So my answer basically gives an answer for both Box and number of maneuvers, flying big planes like we do, and with the rules and criteria we fly IMAC,
    A. Will make the 17 maneuvers sequence very long.
    (Our sequence is now with 12, ASC and sound are part of it)
    B. Will force us to fly these IMAC birds not the way the IMAC criteria allow us to fly, the box will force us to fly very different especially with 40% planes, judges will lose their patience.
    C. Take off and landings, although will force us to fly them properly, with the current 2 lines and starting and taking off on the 7th maneuver while the other pilot is still flying so we will be able to fly more, I can’t see it happening.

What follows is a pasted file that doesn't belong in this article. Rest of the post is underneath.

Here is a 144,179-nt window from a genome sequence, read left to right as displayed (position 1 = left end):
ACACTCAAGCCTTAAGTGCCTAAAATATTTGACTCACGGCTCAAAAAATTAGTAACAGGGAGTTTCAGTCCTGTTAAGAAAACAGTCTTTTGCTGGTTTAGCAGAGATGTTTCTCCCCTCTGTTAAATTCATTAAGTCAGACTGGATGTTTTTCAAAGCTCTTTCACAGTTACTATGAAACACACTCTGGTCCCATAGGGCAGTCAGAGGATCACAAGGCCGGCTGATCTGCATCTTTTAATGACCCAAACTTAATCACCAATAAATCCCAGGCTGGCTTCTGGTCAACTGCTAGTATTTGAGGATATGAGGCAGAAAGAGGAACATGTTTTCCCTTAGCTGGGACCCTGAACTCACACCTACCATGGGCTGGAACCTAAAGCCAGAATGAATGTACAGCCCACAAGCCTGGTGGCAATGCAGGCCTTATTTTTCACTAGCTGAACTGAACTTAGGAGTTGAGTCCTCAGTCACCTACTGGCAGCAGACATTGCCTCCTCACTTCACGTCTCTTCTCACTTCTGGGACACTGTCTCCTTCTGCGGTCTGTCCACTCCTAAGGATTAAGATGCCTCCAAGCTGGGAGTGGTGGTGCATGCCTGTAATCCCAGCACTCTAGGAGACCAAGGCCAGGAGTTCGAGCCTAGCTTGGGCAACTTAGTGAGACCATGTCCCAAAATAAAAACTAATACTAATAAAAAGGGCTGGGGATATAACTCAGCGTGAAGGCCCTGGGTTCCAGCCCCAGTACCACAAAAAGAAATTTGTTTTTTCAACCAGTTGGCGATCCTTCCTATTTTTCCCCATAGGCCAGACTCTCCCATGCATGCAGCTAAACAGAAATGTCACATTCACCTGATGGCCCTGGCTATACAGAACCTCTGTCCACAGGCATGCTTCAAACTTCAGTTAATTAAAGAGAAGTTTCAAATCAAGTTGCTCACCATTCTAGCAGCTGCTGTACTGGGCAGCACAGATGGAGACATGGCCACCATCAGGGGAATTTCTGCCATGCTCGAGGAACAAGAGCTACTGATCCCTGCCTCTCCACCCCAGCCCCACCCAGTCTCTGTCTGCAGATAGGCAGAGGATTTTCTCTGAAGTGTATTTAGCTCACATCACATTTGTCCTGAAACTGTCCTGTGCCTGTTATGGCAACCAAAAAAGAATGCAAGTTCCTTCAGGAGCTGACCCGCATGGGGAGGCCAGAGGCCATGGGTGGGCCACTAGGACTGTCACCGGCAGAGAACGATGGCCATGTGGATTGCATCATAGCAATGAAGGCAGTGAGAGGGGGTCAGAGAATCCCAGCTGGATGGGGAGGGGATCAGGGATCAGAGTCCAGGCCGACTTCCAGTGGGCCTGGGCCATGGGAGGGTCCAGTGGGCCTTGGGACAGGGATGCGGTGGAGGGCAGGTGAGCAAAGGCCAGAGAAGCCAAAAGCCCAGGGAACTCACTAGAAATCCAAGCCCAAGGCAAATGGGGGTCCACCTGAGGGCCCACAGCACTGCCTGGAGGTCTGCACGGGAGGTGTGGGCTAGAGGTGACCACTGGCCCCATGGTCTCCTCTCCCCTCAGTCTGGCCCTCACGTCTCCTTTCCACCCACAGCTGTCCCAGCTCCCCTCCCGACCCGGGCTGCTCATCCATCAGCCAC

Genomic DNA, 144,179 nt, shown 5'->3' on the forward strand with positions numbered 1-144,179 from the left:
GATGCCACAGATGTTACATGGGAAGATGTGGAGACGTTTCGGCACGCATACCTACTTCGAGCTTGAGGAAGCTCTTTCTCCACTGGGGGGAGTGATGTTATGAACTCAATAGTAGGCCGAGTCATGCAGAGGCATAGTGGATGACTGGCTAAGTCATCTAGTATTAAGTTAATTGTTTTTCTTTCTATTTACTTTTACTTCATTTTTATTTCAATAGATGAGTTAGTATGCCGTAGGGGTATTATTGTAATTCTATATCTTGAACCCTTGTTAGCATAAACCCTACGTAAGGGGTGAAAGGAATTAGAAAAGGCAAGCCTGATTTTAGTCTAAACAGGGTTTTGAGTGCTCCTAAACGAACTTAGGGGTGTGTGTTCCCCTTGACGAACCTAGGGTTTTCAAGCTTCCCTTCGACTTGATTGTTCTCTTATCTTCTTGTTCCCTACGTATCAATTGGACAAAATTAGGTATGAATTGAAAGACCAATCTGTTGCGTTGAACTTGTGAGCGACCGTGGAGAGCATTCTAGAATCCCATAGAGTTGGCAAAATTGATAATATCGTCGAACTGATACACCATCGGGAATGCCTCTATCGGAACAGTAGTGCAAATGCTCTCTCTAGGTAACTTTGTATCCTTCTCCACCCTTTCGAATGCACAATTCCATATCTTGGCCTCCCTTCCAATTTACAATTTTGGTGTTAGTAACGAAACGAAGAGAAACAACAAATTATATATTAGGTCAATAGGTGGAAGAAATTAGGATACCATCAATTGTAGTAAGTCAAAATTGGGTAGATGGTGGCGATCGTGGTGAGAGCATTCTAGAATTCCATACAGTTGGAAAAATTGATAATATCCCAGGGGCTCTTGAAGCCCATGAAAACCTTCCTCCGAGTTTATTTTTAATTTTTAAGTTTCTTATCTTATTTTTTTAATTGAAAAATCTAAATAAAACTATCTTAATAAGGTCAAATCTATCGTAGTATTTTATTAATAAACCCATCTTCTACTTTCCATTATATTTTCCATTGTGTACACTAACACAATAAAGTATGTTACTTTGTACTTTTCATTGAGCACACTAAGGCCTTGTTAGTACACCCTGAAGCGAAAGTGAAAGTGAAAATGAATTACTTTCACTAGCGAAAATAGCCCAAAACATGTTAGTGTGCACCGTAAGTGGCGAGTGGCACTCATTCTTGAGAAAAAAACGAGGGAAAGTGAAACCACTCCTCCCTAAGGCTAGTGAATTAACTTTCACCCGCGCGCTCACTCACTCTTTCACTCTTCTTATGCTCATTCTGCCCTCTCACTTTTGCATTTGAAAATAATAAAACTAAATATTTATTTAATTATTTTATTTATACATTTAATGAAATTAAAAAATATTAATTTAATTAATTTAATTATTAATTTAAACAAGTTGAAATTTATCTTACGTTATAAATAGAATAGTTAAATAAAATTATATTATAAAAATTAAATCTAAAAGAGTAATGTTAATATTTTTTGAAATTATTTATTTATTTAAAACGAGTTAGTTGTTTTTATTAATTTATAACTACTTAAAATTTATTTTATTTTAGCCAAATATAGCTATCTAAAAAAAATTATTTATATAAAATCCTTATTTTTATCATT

Just my opinion.
    Cheers
    Offline Matt Komar  
    #6 Posted : Wednesday, April 17, 2019 6:38:55 PM(UTC)
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    I might as well pile on BigGrin

    Everything that AJ is bringing up would obviously only work if we (IMAC) is willing to change, and change will only come if its truly the right move for our SIG. I feel there is a lot of merit to his points and hopefully they can be looked at with open eyes to see if there is a positive way that we could incorporate them to better IMAC.

    - Electronic Scoring - I know various people are currently working on finding a way to integrate this into IMAC and I hope they find a simple and economic solution that will allow us to benefit from it like the NSRCA has.

    - Sequence difficulty - I don't fly unlimited so no comment, but I can appreciate the idea.

    - Score take offs and landing - ABSOLUTELY, for every reason AJ listed. I've never been a fan of the holding pattern.